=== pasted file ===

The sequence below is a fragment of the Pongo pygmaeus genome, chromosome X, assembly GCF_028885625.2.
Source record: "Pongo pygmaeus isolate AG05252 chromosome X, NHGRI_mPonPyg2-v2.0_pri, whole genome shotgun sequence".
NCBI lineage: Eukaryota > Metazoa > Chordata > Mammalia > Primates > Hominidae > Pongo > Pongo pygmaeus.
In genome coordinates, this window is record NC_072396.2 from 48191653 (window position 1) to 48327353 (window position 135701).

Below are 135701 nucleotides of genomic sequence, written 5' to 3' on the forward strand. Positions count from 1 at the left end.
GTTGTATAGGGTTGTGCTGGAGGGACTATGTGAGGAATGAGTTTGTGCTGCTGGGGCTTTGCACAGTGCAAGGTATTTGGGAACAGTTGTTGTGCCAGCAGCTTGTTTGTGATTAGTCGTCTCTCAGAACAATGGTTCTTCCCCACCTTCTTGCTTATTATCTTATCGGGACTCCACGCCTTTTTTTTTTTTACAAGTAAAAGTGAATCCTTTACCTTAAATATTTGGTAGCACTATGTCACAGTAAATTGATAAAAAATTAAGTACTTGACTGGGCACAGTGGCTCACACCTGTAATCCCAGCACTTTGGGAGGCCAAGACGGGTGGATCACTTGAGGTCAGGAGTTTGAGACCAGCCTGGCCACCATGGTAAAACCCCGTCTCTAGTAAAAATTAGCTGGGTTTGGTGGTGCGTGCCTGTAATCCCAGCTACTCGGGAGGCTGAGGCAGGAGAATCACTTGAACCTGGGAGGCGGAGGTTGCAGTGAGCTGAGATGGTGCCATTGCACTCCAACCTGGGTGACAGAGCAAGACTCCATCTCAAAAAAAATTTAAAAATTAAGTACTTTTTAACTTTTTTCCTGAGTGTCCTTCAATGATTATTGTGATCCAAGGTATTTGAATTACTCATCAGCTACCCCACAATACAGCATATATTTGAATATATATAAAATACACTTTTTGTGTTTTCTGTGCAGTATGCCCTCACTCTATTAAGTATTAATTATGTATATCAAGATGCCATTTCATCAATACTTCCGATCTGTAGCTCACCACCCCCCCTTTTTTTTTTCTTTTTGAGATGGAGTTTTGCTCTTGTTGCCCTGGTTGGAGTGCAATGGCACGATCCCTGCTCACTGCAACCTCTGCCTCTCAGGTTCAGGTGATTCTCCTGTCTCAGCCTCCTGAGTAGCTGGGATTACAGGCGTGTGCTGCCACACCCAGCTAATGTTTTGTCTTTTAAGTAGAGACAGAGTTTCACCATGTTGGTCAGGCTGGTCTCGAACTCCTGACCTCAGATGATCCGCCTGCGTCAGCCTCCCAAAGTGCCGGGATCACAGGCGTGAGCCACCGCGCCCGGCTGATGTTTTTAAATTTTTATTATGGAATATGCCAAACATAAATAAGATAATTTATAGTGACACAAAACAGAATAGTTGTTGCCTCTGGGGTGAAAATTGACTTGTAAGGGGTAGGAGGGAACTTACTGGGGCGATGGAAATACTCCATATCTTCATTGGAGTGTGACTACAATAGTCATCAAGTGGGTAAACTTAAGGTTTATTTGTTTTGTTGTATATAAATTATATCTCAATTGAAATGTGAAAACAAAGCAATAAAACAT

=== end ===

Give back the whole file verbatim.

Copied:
The sequence below is a fragment of the Pongo pygmaeus genome, chromosome X, assembly GCF_028885625.2.
Source record: "Pongo pygmaeus isolate AG05252 chromosome X, NHGRI_mPonPyg2-v2.0_pri, whole genome shotgun sequence".
NCBI lineage: Eukaryota > Metazoa > Chordata > Mammalia > Primates > Hominidae > Pongo > Pongo pygmaeus.
In genome coordinates, this window is record NC_072396.2 from 48191653 (window position 1) to 48327353 (window position 135701).

Below are 135701 nucleotides of genomic sequence, written 5' to 3' on the forward strand. Positions count from 1 at the left end.
GTTGTATAGGGTTGTGCTGGAGGGACTATGTGAGGAATGAGTTTGTGCTGCTGGGGCTTTGCACAGTGCAAGGTATTTGGGAACAGTTGTTGTGCCAGCAGCTTGTTTGTGATTAGTCGTCTCTCAGAACAATGGTTCTTCCCCACCTTCTTGCTTATTATCTTATCGGGACTCCACGCCTTTTTTTTTTTTACAAGTAAAAGTGAATCCTTTACCTTAAATATTTGGTAGCACTATGTCACAGTAAATTGATAAAAAATTAAGTACTTGACTGGGCACAGTGGCTCACACCTGTAATCCCAGCACTTTGGGAGGCCAAGACGGGTGGATCACTTGAGGTCAGGAGTTTGAGACCAGCCTGGCCACCATGGTAAAACCCCGTCTCTAGTAAAAATTAGCTGGGTTTGGTGGTGCGTGCCTGTAATCCCAGCTACTCGGGAGGCTGAGGCAGGAGAATCACTTGAACCTGGGAGGCGGAGGTTGCAGTGAGCTGAGATGGTGCCATTGCACTCCAACCTGGGTGACAGAGCAAGACTCCATCTCAAAAAAAATTTAAAAATTAAGTACTTTTTAACTTTTTTCCTGAGTGTCCTTCAATGATTATTGTGATCCAAGGTATTTGAATTACTCATCAGCTACCCCACAATACAGCATATATTTGAATATATATAAAATACACTTTTTGTGTTTTCTGTGCAGTATGCCCTCACTCTATTAAGTATTAATTATGTATATCAAGATGCCATTTCATCAATACTTCCGATCTGTAGCTCACCACCCCCCCTTTTTTTTTTCTTTTTGAGATGGAGTTTTGCTCTTGTTGCCCTGGTTGGAGTGCAATGGCACGATCCCTGCTCACTGCAACCTCTGCCTCTCAGGTTCAGGTGATTCTCCTGTCTCAGCCTCCTGAGTAGCTGGGATTACAGGCGTGTGCTGCCACACCCAGCTAATGTTTTGTCTTTTAAGTAGAGACAGAGTTTCACCATGTTGGTCAGGCTGGTCTCGAACTCCTGACCTCAGATGATCCGCCTGCGTCAGCCTCCCAAAGTGCCGGGATCACAGGCGTGAGCCACCGCGCCCGGCTGATGTTTTTAAATTTTTATTATGGAATATGCCAAACATAAATAAGATAATTTATAGTGACACAAAACAGAATAGTTGTTGCCTCTGGGGTGAAAATTGACTTGTAAGGGGTAGGAGGGAACTTACTGGGGCGATGGAAATACTCCATATCTTCATTGGAGTGTGACTACAATAGTCATCAAGTGGGTAAACTTAAGGTTTATTTGTTTTGTTGTATATAAATTATATCTCAATTGAAATGTGAAAACAAAGCAATAAAACAT